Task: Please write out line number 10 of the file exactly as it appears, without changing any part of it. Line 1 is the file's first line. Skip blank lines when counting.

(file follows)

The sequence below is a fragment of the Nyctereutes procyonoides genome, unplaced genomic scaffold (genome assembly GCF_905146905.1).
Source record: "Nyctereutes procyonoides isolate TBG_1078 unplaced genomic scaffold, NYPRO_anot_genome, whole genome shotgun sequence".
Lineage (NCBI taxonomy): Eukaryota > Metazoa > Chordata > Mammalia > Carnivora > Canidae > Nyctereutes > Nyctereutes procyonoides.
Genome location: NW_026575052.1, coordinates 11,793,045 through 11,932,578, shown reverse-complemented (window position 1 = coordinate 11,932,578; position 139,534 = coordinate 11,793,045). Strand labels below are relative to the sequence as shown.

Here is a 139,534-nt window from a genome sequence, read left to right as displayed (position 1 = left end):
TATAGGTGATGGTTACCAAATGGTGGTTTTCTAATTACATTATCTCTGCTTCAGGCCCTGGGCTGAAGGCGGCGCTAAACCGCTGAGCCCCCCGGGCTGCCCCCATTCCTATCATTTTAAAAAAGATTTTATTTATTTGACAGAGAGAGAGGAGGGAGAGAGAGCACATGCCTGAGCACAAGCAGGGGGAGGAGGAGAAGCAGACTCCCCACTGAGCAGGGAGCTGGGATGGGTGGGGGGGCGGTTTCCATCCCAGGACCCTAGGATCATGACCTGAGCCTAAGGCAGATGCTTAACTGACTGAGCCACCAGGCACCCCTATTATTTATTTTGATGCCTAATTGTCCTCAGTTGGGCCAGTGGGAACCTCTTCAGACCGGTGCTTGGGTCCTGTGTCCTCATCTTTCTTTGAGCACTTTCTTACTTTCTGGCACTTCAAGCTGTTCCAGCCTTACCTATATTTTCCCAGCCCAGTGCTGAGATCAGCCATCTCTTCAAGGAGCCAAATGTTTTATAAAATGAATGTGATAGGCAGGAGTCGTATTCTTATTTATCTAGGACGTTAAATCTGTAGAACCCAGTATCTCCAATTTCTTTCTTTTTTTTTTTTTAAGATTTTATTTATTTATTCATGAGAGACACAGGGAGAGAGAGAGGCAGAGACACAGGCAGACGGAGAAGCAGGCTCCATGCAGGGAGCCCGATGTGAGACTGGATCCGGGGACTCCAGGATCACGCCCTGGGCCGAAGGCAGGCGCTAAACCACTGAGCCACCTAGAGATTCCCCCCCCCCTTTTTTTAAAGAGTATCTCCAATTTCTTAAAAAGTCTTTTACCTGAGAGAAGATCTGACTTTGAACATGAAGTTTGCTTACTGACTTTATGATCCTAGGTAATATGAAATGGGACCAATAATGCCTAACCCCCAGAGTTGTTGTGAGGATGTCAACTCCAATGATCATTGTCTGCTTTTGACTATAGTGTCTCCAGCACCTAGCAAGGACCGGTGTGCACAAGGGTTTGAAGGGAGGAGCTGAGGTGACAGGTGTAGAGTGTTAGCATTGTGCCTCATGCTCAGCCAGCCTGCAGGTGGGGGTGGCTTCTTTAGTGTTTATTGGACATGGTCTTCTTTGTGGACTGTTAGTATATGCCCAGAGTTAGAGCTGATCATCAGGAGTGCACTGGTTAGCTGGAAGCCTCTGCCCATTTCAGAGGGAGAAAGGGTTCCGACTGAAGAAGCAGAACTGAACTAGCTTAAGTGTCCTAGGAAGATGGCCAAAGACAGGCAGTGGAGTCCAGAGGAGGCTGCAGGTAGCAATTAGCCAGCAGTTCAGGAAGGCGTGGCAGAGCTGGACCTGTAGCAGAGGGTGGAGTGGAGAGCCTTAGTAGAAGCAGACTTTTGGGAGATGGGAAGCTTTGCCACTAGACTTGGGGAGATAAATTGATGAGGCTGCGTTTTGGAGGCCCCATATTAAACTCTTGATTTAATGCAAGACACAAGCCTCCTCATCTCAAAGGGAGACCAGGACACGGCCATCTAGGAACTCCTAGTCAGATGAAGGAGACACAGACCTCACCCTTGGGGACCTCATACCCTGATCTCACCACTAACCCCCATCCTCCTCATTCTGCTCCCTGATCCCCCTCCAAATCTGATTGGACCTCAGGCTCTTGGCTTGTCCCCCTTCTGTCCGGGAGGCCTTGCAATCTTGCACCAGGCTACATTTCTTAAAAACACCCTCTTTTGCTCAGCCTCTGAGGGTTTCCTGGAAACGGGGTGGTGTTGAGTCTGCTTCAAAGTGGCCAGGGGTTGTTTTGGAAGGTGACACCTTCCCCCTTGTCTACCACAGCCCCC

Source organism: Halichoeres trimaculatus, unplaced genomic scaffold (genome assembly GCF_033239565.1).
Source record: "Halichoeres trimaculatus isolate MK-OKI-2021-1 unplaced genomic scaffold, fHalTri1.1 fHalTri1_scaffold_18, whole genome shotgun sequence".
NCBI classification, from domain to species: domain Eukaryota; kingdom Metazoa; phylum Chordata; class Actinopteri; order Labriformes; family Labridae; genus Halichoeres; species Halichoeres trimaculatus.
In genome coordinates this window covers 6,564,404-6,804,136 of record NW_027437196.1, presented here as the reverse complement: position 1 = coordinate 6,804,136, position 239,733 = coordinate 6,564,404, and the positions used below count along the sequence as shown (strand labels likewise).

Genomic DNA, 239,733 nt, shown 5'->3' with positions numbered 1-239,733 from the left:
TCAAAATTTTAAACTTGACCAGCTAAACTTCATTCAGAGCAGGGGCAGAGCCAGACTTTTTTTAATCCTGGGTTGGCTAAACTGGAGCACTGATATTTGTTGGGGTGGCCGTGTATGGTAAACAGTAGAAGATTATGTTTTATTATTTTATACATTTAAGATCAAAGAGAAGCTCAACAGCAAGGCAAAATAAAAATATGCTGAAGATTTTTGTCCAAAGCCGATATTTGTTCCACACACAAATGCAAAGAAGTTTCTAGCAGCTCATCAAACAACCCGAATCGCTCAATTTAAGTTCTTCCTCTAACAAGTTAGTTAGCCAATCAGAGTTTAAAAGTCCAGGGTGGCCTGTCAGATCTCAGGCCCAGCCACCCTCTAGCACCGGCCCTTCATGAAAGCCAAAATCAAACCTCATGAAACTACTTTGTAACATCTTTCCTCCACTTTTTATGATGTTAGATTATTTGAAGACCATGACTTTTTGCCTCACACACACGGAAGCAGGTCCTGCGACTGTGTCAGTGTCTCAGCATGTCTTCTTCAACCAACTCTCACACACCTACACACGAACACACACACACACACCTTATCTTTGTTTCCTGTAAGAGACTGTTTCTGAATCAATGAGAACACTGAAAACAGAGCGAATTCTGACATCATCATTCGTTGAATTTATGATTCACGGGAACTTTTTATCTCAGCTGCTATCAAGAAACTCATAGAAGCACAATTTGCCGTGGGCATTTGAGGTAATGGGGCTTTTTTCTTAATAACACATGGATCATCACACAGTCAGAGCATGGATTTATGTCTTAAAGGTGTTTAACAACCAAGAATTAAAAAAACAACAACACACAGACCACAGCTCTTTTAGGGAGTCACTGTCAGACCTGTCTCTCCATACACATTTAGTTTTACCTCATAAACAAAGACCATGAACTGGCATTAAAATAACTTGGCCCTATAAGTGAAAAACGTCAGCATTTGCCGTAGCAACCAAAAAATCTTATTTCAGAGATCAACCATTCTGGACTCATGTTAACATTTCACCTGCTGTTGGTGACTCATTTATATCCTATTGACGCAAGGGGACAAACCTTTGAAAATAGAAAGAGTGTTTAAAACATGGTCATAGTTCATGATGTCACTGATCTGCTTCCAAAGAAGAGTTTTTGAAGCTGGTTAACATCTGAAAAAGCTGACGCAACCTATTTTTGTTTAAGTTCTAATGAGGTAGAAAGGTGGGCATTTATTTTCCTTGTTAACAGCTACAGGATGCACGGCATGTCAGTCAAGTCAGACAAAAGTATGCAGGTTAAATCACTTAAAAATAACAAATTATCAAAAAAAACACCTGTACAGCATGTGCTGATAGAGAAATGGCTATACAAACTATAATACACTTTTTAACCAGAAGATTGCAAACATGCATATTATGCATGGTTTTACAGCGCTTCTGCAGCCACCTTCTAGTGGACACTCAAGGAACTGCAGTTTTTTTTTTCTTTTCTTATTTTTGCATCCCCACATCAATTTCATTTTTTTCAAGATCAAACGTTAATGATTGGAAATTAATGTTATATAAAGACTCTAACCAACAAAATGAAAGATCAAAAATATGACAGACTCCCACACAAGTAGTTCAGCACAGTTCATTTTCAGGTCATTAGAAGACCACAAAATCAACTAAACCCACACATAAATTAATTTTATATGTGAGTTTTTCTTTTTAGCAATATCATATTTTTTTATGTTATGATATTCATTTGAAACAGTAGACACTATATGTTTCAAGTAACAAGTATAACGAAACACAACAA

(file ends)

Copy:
In genome coordinates this window covers 6,564,404-6,804,136 of record NW_027437196.1, presented here as the reverse complement: position 1 = coordinate 6,804,136, position 239,733 = coordinate 6,564,404, and the positions used below count along the sequence as shown (strand labels likewise).